December 3, 2020 @ 5:00 pm – 6:30 pm UTC Timezone

Thursday, December 3rd

5:00-6:30 p.m. est

Drawing on period texts and illustrations (travelogues, almanacs, journals, advertisements) promoting coal, this talk will consider how contemporary audiences came to understand this fossil fuel in three ways: through the lens of landscape, as a geological specimen, and as a central component of the domestic sphere. Come learn about how coal’s multiple roles in the visual economy of the early-19th-century prompted a broadening of its use in the following decades.

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About Rebecca Szantyr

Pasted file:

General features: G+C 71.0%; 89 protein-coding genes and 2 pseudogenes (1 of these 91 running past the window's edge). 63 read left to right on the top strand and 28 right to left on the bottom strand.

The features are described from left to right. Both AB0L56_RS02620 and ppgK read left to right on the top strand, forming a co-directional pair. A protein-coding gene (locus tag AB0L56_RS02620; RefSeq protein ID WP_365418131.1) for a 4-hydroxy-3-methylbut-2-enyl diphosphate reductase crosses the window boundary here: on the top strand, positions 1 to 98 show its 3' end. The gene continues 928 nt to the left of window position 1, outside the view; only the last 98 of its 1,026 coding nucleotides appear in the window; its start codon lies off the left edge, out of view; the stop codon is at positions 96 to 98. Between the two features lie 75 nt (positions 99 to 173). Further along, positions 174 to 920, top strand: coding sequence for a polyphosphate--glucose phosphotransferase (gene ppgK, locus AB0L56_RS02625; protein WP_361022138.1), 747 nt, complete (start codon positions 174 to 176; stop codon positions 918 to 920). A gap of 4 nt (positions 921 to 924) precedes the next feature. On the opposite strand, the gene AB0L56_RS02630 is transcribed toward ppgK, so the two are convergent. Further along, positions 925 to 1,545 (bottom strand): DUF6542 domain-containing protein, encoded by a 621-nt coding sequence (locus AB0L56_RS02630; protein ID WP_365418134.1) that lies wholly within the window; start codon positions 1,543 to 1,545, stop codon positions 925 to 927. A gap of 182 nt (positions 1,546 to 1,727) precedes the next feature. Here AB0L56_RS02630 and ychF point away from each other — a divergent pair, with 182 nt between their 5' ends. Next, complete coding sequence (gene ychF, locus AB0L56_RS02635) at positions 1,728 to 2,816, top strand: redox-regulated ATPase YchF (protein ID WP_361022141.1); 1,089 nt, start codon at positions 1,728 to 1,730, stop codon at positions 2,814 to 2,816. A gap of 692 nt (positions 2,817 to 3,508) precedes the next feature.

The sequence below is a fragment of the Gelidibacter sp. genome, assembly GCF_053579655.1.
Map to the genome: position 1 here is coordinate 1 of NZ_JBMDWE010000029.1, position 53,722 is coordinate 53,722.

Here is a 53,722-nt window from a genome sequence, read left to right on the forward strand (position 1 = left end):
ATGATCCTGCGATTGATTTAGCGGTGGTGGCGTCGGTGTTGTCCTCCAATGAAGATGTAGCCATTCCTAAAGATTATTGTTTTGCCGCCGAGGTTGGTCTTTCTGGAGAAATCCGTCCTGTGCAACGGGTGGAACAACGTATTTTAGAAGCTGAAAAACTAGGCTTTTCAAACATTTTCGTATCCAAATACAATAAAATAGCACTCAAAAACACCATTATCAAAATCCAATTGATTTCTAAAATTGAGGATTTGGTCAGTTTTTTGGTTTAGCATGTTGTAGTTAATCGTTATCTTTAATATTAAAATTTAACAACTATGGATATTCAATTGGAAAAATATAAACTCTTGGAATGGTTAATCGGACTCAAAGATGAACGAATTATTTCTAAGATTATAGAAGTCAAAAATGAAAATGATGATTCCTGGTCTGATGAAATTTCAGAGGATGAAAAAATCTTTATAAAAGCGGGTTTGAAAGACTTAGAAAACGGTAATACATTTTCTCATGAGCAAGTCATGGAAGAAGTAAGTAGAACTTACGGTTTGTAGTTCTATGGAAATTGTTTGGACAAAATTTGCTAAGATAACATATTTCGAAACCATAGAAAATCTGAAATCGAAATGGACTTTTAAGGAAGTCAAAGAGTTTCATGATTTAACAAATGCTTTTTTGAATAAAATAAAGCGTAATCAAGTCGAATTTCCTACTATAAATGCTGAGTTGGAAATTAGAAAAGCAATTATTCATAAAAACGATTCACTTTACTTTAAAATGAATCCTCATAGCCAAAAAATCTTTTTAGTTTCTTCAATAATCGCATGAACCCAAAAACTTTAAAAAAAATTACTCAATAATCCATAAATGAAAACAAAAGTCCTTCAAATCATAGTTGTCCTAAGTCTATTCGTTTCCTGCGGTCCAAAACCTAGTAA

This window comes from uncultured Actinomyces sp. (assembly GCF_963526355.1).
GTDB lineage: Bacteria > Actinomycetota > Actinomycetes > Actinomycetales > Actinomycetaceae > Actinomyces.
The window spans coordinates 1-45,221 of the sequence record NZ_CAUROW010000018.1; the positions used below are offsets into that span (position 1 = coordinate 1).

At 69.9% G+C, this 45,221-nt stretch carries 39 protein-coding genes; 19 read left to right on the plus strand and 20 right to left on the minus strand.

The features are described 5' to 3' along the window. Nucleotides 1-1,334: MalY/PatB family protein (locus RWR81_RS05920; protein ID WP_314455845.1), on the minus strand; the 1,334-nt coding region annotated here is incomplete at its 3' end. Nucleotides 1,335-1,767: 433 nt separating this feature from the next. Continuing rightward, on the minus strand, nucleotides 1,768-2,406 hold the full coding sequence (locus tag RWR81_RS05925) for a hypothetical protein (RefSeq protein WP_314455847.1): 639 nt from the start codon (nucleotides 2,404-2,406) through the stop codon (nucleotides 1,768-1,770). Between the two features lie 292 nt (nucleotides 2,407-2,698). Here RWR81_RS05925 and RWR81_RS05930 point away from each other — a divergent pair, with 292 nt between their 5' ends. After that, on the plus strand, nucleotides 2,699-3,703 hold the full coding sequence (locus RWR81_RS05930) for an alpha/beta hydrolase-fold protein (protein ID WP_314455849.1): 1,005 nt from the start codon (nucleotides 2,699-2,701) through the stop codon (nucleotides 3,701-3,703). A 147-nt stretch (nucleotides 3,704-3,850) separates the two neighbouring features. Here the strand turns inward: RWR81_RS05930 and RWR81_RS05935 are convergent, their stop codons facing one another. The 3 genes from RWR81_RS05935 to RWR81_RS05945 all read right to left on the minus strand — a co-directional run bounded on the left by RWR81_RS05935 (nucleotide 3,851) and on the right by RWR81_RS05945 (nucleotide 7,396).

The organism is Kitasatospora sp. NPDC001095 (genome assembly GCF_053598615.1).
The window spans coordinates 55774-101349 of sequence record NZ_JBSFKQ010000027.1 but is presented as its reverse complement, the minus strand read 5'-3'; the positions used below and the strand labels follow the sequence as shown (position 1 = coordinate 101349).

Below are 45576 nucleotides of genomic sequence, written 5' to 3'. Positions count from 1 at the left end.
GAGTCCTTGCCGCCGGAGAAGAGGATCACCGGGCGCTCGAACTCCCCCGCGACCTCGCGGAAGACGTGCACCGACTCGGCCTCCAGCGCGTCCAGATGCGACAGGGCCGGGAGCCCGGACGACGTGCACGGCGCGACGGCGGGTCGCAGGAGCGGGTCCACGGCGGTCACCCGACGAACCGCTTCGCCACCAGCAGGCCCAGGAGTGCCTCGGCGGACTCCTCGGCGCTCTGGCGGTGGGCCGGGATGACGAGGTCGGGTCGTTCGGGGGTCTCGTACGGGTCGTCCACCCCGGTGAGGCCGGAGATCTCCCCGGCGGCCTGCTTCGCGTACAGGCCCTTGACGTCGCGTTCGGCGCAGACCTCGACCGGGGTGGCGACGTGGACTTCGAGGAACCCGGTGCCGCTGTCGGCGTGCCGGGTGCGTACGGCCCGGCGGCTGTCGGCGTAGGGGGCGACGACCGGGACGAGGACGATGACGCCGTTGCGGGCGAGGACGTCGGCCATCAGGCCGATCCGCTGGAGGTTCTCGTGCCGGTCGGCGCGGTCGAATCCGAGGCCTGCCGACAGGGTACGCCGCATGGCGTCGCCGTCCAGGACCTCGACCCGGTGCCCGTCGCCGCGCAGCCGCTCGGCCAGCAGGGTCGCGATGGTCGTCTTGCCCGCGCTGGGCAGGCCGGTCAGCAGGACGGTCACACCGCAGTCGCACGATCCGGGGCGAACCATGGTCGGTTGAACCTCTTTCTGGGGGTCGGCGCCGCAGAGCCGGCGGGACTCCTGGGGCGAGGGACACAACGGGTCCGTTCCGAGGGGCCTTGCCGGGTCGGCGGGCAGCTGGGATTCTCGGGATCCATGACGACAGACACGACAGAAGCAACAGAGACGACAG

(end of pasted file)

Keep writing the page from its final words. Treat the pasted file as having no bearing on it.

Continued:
Rebecca Szantyr was the 2019-2020 William H. Helfand Visual Culture Fellow at the Library Company of Philadelphia. She is currently a Ph.D. candidate in the Department of the History of Art and Architecture at Brown University, where her research focuses on 18th- and 19th-century print culture. Her dissertation on the Neapolitan-American artist Nicolino Calyo examines the overlap of popular culture and the fine arts in the Atlantic World. From 2015-2018, Rebecca was the Florence B. Selden Fellow in the Department of Prints and Drawings at the Yale University Art Gallery, where she curated exhibitions on Jacob Lawrence and the history of caricature. Her research has been supported by the American Antiquarian Society, the Joukowsky Research Travel Fund at Brown, the Winterthur Museum, Garden & Library, and the Library Company.

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